Bottle Decay in a Young Child

Written By: Dr. Richard Livesay

At Foothills Community Dentistry, our sister office, we strive to provide caring, quality dentistry to all patients. We recently had a case in our office that we believe would be beneficial to share in an effort to bring awareness to a condition that’s not well known.

What is Bottle Decay?

Nursing caries is a form of tooth decay that is caused by children sleeping with bottles. This is also called “baby bottle” or “nursing bottle tooth decay” and is caused when a child goes to bed with a bottle filled with milk or juice, instead of water.  Juice or milk-filled bottles tend to be used to calm a fussy child, however, these liquids coat the teeth of the infant or small child with sugar that stays on the teeth all night long. If this practice is continued on a nightly basis, the sugars coating the teeth result in tooth decay, also known as cavities, from bacteria in the mouth.

Bottle Decay typically affects multiple teeth, but the most common are the front teeth.  The resulting decay can be quite severe, leaving the affected teeth with a brown, rotted appearance. These teeth can become painful, debilitating, and can interfere with the child’s ability to eat comfortably.

Our Patient’s Story

The 5-year-old patient’s guardian came to us with a concern about the appearance of the child’s four upper front teeth. Upon examination, these teeth had the typical appearance of Bottle Decay. Fortunately, none of the affected teeth were causing the child any discomfort (although, they would have with time).  However, the child was being teased by his playmates about his smile and after questioning the guardian, it was revealed that the child was put to bed with a bottle containing juice every night. After I explained that the juice is what caused the damage to the front teeth, the guardian wanted to know if the teeth could be restored. We informed her that once the decay was removed, if enough tooth structure remained, we could do some cosmetic bonding on the front teeth, a procedure in which a tooth-colored material is applied onto the tooth to restore the smile.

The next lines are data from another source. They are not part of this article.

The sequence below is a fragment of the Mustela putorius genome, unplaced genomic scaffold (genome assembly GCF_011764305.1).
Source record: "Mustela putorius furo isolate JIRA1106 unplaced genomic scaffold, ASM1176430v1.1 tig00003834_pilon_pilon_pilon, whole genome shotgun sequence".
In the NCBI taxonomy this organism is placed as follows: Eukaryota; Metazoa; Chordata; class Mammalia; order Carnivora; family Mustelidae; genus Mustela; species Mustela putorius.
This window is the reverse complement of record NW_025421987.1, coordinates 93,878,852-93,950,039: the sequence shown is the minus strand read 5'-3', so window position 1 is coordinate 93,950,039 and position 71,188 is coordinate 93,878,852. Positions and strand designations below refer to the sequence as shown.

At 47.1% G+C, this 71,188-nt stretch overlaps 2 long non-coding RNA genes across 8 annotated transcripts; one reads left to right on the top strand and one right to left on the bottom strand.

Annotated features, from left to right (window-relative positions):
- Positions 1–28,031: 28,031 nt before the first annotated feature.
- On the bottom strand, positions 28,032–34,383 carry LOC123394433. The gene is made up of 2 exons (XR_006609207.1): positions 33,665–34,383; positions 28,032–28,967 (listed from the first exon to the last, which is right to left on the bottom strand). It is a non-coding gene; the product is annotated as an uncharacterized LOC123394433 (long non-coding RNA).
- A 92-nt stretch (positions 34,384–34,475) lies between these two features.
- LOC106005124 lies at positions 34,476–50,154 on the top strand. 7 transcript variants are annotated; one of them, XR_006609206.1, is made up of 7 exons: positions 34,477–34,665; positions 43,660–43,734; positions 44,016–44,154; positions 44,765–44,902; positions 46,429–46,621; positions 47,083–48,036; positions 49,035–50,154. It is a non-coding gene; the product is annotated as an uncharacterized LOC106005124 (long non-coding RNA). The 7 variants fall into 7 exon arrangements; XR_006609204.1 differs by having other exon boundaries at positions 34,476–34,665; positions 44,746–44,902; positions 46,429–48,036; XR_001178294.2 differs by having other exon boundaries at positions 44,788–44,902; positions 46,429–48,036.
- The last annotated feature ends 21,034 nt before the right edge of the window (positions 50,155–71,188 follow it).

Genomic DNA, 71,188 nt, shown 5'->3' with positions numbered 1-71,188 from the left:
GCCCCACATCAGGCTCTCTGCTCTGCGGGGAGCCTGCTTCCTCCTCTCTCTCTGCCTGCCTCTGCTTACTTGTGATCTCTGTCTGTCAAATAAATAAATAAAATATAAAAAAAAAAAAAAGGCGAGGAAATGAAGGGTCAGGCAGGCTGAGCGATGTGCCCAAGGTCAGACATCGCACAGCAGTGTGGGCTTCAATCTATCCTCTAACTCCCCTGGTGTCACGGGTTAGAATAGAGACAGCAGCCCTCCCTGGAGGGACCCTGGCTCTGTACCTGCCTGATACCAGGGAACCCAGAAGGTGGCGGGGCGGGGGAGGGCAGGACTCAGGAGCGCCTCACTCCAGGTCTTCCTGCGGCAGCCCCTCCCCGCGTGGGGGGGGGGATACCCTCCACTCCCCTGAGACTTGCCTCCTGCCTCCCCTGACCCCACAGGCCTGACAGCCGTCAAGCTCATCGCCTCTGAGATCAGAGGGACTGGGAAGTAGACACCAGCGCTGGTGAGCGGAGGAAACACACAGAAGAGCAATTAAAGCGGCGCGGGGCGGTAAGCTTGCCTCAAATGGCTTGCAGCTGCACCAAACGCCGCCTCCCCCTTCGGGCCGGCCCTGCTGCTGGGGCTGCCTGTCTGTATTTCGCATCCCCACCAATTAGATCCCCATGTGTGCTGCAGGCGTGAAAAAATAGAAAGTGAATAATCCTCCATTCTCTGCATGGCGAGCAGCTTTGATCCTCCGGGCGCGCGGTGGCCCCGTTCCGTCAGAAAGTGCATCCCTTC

After a two hour appointment, the child looked in the mirror, smiled and said, “I have teeth!”  Everyone in the office smiled that day because we were able to restore his front teeth and give him back his smile.

He is fortunate his guardian brought him to us before he had pain, and now his playmates will no longer tease him about his smile.  This is when dentistry is truly a rewarding profession.

Spread the Word!

If you or anyone you know has infants or young children, please share this with them to help educate others about this condition. Together, we can prevent bottle decay from happening to other children.


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